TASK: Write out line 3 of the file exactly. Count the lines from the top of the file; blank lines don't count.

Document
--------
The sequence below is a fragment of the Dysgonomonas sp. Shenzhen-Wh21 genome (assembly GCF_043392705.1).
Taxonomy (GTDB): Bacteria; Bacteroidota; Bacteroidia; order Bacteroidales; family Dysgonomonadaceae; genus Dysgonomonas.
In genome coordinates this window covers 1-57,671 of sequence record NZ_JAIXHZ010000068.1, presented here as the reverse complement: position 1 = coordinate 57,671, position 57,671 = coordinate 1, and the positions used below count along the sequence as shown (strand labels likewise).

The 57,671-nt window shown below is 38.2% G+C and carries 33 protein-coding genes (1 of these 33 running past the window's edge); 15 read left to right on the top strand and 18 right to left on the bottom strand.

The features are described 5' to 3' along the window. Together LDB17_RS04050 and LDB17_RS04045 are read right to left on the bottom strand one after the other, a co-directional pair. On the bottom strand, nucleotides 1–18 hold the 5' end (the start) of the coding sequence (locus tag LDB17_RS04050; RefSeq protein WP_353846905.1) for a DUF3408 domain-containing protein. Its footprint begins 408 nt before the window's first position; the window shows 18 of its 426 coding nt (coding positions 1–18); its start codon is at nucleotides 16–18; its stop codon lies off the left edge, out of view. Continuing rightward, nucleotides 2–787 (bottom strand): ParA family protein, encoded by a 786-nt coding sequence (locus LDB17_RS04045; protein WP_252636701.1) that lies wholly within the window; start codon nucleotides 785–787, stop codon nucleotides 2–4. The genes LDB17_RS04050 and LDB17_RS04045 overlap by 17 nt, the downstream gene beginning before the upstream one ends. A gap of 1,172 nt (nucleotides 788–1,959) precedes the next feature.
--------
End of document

In genome coordinates this window covers 1-57,671 of sequence record NZ_JAIXHZ010000068.1, presented here as the reverse complement: position 1 = coordinate 57,671, position 57,671 = coordinate 1, and the positions used below count along the sequence as shown (strand labels likewise).